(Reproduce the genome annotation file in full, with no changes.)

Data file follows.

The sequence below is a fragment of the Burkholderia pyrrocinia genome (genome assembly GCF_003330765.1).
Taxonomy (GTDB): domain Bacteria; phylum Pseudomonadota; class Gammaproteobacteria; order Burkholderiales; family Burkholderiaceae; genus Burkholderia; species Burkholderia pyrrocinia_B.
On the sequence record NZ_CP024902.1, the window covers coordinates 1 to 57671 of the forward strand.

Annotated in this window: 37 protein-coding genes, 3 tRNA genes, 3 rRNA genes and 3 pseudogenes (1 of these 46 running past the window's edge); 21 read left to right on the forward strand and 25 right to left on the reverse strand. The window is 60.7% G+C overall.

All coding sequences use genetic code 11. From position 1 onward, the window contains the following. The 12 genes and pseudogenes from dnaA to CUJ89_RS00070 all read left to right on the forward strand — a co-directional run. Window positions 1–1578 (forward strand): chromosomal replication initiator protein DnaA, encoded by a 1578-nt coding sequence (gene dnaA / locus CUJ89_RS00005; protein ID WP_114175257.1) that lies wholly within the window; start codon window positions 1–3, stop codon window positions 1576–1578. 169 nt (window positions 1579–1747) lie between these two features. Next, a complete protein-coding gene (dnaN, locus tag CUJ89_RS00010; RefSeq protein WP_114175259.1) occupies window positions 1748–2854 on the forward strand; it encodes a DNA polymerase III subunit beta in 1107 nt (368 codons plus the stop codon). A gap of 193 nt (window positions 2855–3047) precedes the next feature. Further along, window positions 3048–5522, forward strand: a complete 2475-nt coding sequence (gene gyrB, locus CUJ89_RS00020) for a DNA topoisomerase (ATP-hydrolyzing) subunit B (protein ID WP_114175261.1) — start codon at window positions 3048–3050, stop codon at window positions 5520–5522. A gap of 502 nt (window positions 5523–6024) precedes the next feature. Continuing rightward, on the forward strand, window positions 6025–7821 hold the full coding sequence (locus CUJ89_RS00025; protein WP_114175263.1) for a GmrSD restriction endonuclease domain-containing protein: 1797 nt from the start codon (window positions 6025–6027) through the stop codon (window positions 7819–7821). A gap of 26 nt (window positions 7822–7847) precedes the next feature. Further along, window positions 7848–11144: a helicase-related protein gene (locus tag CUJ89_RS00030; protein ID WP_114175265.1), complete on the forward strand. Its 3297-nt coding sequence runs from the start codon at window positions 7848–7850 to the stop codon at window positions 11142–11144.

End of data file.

The sequence below is a fragment of the Burkholderia pyrrocinia genome (genome assembly GCF_003330765.1).
Taxonomy (GTDB): domain Bacteria; phylum Pseudomonadota; class Gammaproteobacteria; order Burkholderiales; family Burkholderiaceae; genus Burkholderia; species Burkholderia pyrrocinia_B.
On the sequence record NZ_CP024902.1, the window covers coordinates 1 to 57671 of the forward strand.

Annotated in this window: 37 protein-coding genes, 3 tRNA genes, 3 rRNA genes and 3 pseudogenes (1 of these 46 running past the window's edge); 21 read left to right on the forward strand and 25 right to left on the reverse strand. The window is 60.7% G+C overall.

All coding sequences use genetic code 11. From position 1 onward, the window contains the following. The 12 genes and pseudogenes from dnaA to CUJ89_RS00070 all read left to right on the forward strand — a co-directional run. Window positions 1–1578 (forward strand): chromosomal replication initiator protein DnaA, encoded by a 1578-nt coding sequence (gene dnaA / locus CUJ89_RS00005; protein ID WP_114175257.1) that lies wholly within the window; start codon window positions 1–3, stop codon window positions 1576–1578. 169 nt (window positions 1579–1747) lie between these two features. Next, a complete protein-coding gene (dnaN, locus tag CUJ89_RS00010; RefSeq protein WP_114175259.1) occupies window positions 1748–2854 on the forward strand; it encodes a DNA polymerase III subunit beta in 1107 nt (368 codons plus the stop codon). A gap of 193 nt (window positions 2855–3047) precedes the next feature. Further along, window positions 3048–5522, forward strand: a complete 2475-nt coding sequence (gene gyrB, locus CUJ89_RS00020) for a DNA topoisomerase (ATP-hydrolyzing) subunit B (protein ID WP_114175261.1) — start codon at window positions 3048–3050, stop codon at window positions 5520–5522. A gap of 502 nt (window positions 5523–6024) precedes the next feature. Continuing rightward, on the forward strand, window positions 6025–7821 hold the full coding sequence (locus CUJ89_RS00025; protein WP_114175263.1) for a GmrSD restriction endonuclease domain-containing protein: 1797 nt from the start codon (window positions 6025–6027) through the stop codon (window positions 7819–7821). A gap of 26 nt (window positions 7822–7847) precedes the next feature. Further along, window positions 7848–11144: a helicase-related protein gene (locus tag CUJ89_RS00030; protein ID WP_114175265.1), complete on the forward strand. Its 3297-nt coding sequence runs from the start codon at window positions 7848–7850 to the stop codon at window positions 11142–11144.